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Control: Illusions, Myths and Healing — (click here)
10/7/2016 updated 1/14/17
March 29, 2017
Go ahead and do a few yoga warm-ups and then come into vrksasana, the tree pose. Notice what it feels like to hold the pose. What feels fluid within you? What feels tight or drawn? Do you have a sense of energy flowing? Take a look at the foot that you’re balanced on – are the toes scrunched and white? Is the knee of your “standing leg” locked? Notice how the hip of the leg that you’re standing on feels. If you’re beginning to feel a burning sensation in the gluteal area (your backside “cheek" and outer hip) more than likely your hip joint is locked. And how about your mindset? What is your intention for this particular pose? Are you trying to stay as static as possible…trying not to fall?
It has been suggested that “there is no steady state of balance. Change is the only constant. There is no state of perfect balance to achieve…” So how does that jive with your mindset during vrksasana? Were you trying to stay as static as possible? Were your standing leg’s hip and knee locked? Ironically, all the effort that goes into trying not to fall – in trying to be static – actually makes it harder to stay in balance.
If we spend a little time analyzing the anatomy and kinesiology involved in vrksasana you’ll notice that there are certain muscles that we typically “go to” in order to control our movement and that these tendencies make it harder to balance. We tend to scrunch up our toes in an effort to cling to balance in the pose. Take a moment to observe the sole of the foot when you scrunch up those toes and you’ll notice that in scrunching the toes the majority of the bottom of the foot actually pulls away from the floor, decreasing the surface area in connection to the ground. Typically, we lock the knee back (there’s no movement available in a locked knee!) and we tighten up the gluteal muscles of the leg we’re balancing on, which locks the hip, in essence restricting all movement in the standing leg by making it rigid… or maybe a better word for it would be brittle. What happens then when the upper body sways a little, precariously perched as it is on the rigid leg and the outer rim of the foot?
“Change is the only constant.” So rather than come into vrksasana with the sense that it needs to be static, let’s take the approach of making it dynamic. If you’ve taken a yoga class with me recently you may have been subjected to a little jumping during our practice. Go ahead and come back to standing. Now jump or hop lightly. Try not to make any sound when you land. Notice how you hold your feet and ankles when you jump. Notice the bend in your knees and hips? Now prepare to jump but don’t push off or let the balls of your feet leave the floor. Feel that sense of “cocking back,” …the coiled spring-action in your feet? Think of this as dynamic energy.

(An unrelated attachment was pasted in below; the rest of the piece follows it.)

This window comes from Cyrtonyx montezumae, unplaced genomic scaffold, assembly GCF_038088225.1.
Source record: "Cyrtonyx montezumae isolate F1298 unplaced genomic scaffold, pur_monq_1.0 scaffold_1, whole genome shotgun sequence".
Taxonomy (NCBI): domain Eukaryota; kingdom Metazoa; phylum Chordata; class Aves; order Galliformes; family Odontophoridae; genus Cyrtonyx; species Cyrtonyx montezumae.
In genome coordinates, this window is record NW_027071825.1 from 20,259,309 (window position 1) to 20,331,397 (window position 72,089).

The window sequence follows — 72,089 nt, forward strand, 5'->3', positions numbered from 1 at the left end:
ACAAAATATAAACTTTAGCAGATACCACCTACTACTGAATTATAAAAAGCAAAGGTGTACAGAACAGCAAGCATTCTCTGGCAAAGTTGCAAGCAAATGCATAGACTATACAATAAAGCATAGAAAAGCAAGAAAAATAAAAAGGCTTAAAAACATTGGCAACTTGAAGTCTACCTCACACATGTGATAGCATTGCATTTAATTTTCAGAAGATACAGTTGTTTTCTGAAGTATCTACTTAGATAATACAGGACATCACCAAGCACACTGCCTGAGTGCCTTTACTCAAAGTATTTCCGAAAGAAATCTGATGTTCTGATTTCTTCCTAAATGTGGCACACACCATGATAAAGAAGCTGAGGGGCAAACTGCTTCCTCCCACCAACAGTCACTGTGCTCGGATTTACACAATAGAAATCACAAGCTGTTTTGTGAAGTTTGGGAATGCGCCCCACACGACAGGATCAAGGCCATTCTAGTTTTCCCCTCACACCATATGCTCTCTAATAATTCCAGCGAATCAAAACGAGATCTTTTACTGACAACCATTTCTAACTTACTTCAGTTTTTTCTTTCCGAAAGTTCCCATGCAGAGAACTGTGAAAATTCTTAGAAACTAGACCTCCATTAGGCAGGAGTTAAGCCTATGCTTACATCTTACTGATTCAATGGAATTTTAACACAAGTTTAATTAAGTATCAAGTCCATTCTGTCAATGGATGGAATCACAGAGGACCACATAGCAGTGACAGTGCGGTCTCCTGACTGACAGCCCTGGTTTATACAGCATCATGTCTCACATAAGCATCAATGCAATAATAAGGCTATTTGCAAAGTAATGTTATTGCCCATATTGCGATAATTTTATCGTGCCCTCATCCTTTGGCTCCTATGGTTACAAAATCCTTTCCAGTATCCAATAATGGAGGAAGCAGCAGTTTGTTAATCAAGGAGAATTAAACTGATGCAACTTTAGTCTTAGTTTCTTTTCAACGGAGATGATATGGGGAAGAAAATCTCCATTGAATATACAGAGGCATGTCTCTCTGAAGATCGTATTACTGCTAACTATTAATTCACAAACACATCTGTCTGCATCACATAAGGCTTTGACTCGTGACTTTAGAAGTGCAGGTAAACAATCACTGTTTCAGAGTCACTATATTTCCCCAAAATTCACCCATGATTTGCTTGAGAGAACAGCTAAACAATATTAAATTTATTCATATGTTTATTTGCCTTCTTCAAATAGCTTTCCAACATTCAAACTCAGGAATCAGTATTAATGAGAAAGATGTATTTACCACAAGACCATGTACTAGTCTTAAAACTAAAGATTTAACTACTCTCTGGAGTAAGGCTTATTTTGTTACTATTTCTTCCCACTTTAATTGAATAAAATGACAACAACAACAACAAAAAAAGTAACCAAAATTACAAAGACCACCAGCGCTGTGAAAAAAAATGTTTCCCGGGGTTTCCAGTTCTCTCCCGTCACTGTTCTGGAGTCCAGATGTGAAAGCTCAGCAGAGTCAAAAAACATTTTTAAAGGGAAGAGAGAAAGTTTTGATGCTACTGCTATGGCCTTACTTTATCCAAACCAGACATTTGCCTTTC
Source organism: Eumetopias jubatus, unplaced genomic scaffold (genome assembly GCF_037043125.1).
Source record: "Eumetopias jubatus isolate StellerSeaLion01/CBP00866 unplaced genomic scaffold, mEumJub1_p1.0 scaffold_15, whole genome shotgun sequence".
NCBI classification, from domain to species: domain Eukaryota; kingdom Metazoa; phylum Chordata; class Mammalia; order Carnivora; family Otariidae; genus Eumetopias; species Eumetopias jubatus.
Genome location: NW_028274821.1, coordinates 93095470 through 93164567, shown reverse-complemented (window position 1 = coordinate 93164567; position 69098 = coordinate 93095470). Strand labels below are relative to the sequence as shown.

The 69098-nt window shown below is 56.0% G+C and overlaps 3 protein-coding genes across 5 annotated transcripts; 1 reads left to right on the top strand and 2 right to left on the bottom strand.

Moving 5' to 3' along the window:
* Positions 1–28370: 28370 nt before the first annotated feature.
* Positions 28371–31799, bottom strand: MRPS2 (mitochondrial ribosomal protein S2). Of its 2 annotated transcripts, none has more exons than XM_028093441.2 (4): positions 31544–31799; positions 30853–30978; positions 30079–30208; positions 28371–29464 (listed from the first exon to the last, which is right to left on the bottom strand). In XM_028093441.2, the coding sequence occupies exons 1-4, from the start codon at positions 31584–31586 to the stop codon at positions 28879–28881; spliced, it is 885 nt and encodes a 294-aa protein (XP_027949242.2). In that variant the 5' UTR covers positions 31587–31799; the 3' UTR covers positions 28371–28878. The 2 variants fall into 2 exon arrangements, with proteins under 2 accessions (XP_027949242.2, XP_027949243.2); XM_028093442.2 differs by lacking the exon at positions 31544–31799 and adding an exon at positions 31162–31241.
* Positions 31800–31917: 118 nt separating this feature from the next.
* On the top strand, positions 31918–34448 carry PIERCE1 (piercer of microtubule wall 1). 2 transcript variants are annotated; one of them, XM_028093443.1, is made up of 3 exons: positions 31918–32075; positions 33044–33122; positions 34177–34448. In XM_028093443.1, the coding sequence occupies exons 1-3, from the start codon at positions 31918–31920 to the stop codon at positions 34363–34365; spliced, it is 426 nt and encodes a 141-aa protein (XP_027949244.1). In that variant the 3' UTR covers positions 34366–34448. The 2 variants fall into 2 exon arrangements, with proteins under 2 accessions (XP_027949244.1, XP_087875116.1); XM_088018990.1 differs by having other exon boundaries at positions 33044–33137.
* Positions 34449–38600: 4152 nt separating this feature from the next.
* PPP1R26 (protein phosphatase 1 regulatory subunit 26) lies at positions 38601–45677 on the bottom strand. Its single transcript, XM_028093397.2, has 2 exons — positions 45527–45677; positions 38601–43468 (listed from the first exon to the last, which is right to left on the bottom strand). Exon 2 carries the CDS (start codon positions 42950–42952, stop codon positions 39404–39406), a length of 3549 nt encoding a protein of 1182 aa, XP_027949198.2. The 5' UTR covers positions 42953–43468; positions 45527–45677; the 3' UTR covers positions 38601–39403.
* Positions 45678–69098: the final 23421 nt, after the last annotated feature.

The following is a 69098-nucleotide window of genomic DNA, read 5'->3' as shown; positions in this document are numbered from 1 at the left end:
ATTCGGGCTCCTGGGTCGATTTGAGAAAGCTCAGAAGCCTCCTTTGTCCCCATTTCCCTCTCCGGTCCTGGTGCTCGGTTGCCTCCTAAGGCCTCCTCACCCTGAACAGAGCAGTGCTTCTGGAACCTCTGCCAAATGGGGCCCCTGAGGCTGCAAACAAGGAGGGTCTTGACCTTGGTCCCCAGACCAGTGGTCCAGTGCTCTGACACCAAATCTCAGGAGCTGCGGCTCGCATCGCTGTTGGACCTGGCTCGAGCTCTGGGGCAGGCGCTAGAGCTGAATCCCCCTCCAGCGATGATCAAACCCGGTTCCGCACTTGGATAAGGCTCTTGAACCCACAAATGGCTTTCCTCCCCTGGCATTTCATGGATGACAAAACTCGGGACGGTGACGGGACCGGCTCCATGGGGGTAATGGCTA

Stand a little closer to a wall, giving yourself room move, but know that the wall is within arm’s reach if you need it… oh, and make sure that you’re clear of any breakables. Choose one foot to balance on. Try placing your other foot against the side of the calf muscle of your standing leg. (NOTE: Be sure not to place your foot against the side of your knee.) Now make a light hop or jump on your standing leg. Try the action of the light jump (without actually jumping) and think again of that coiled spring. Allow that dynamic energy to rise through your leg up towards your pelvis. As it rises through the leg be sure to keep your knee unlocked and don’t allow your gluteals muscles (on the backside “cheek”) to clench. This time inhale and try the action of the light jump (without actually jumping) and use the inhale to take your arms up alongside your ears into a full vrksasana, tree pose. Allow the dynamic energy to rise up from the leg, through the pelvis, along the center-line of the body and through to your crown and your arms overhead.
So the question arises, how do you take the dynamic action of jumping into vrksasana and make it something that you can hold for several breaths? This deepening takes place through engagement of the core and by drawing the energy to the center-line of the body. Once you’ve drawn the energy in, it is from the center-line of the body that you can expand. You’ll find this additional stability to aid in balance: 1) in the use of mulha bandha and uddiyana bandha, 2) by engaging your abdominal muscle to draw the lower ribs down slightly and the ASIS (the boney landmark points on the front of your pelvis AKA “hip points”) up slightly towards the ribs, and 3) by drawing your shoulder blades lightly towards the spine and slightly towards the waist. From here you can length the waist from hips to arm pits and lengthen the neck on all sides, keeping the chin parallel to the floor. Breathe.
Revisit your intention next time you come into vrksasana (tree), garudasana (eagle), bakasana (crow), or even adho mukha vrksasana (hand stand). Perhaps we need to re-evaluate our interpretation of balance in a yoga pose. Its not a static moment that we’re trying to achieve, but rather an expression of all of the dynamic energy that flows within us in every moment – our breath, our heart beat, our prana – always moving, always flowing…
There is so much more to play with in growing the action of balance in yoga and in our daily lives. Come practice with me and we’ll play more with the idea of dynamic energy in our practice and yoga poses. In peace, Julia
Play is the nature of the universe.
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